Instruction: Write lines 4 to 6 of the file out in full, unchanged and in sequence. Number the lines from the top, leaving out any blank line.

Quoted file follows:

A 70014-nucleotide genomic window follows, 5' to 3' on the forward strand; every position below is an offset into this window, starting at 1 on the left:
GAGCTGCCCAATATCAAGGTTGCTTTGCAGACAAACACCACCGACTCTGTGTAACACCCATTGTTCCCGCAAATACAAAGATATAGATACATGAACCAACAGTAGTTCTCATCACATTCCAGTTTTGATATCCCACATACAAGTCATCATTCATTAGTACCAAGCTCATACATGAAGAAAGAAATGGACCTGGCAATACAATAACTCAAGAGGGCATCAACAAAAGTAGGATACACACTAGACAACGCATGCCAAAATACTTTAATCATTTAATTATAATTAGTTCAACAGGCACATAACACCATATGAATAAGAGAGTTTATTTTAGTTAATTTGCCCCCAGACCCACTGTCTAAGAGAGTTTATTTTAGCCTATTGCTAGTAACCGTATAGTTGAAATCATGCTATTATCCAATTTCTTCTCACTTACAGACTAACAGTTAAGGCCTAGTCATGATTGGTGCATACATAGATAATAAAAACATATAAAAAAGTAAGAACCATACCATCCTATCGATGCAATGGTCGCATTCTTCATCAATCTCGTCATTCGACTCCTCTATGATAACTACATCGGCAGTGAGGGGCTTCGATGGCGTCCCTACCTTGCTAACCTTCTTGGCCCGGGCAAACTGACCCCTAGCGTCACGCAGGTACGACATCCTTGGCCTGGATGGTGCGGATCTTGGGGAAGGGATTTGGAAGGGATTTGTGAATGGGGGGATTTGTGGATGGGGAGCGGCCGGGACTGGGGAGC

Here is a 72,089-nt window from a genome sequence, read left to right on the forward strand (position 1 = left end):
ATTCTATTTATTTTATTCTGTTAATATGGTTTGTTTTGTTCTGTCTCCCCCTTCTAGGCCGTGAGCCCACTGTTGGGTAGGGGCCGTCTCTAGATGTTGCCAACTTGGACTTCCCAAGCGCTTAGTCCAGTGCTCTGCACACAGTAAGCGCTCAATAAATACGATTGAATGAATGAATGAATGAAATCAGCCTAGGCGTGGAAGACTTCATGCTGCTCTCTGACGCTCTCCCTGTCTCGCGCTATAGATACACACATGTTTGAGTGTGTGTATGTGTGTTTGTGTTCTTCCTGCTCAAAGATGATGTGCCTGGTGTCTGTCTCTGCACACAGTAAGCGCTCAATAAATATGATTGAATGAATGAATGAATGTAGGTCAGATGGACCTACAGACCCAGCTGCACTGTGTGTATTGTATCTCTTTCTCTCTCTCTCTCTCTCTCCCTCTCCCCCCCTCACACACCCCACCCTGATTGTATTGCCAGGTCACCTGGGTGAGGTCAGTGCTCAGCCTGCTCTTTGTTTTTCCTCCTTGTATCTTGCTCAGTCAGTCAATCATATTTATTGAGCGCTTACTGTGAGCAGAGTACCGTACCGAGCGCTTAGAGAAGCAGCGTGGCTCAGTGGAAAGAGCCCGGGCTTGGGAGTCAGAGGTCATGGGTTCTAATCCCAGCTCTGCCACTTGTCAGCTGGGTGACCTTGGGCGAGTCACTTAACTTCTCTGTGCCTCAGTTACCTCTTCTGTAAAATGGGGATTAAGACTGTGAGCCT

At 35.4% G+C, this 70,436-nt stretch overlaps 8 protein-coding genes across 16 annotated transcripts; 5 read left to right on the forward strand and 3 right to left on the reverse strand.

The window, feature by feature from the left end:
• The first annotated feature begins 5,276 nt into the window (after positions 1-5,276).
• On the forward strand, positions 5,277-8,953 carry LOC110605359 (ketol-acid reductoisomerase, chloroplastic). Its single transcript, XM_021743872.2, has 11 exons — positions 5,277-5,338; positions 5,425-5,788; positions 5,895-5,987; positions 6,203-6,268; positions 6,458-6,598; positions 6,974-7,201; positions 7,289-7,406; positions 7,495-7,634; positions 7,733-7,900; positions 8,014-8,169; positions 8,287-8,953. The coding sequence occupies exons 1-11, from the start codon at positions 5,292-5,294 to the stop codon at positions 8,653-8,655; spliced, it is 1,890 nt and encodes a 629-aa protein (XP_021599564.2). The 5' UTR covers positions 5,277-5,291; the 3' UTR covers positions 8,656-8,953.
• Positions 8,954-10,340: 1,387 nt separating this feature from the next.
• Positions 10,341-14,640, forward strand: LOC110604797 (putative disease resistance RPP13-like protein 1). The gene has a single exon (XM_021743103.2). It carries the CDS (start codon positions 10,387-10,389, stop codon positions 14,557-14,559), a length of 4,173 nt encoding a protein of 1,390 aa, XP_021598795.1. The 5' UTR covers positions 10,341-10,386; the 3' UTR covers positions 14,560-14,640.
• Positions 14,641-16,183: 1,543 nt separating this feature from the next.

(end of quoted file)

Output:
ATTCTATTTATTTTATTCTGTTAATATGGTTTGTTTTGTTCTGTCTCCCCCTTCTAGGCCGTGAGCCCACTGTTGGGTAGGGGCCGTCTCTAGATGTTGCCAACTTGGACTTCCCAAGCGCTTAGTCCAGTGCTCTGCACACAGTAAGCGCTCAATAAATACGATTGAATGAATGAATGAATGAAATCAGCCTAGGCGTGGAAGACTTCATGCTGCTCTCTGACGCTCTCCCTGTCTCGCGCTATAGATACACACATGTTTGAGTGTGTGTATGTGTGTTTGTGTTCTTCCTGCTCAAAGATGATGTGCCTGGTGTCTGTCTCTGCACACAGTAAGCGCTCAATAAATATGATTGAATGAATGAATGAATGTAGGTCAGATGGACCTACAGACCCAGCTGCACTGTGTGTATTGTATCTCTTTCTCTCTCTCTCTCTCTCTCCCTCTCCCCCCCTCACACACCCCACCCTGATTGTATTGCCAGGTCACCTGGGTGAGGTCAGTGCTCAGCCTGCTCTTTGTTTTTCCTCCTTGTATCTTGCTCAGTCAGTCAATCATATTTATTGAGCGCTTACTGTGAGCAGAGTACCGTACCGAGCGCTTAGAGAAGCAGCGTGGCTCAGTGGAAAGAGCCCGGGCTTGGGAGTCAGAGGTCATGGGTTCTAATCCCAGCTCTGCCACTTGTCAGCTGGGTGACCTTGGGCGAGTCACTTAACTTCTCTGTGCCTCAGTTACCTCTTCTGTAAAATGGGGATTAAGACTGTGAGCCT

At 35.4% G+C, this 70,436-nt stretch overlaps 8 protein-coding genes across 16 annotated transcripts; 5 read left to right on the forward strand and 3 right to left on the reverse strand.

The window, feature by feature from the left end: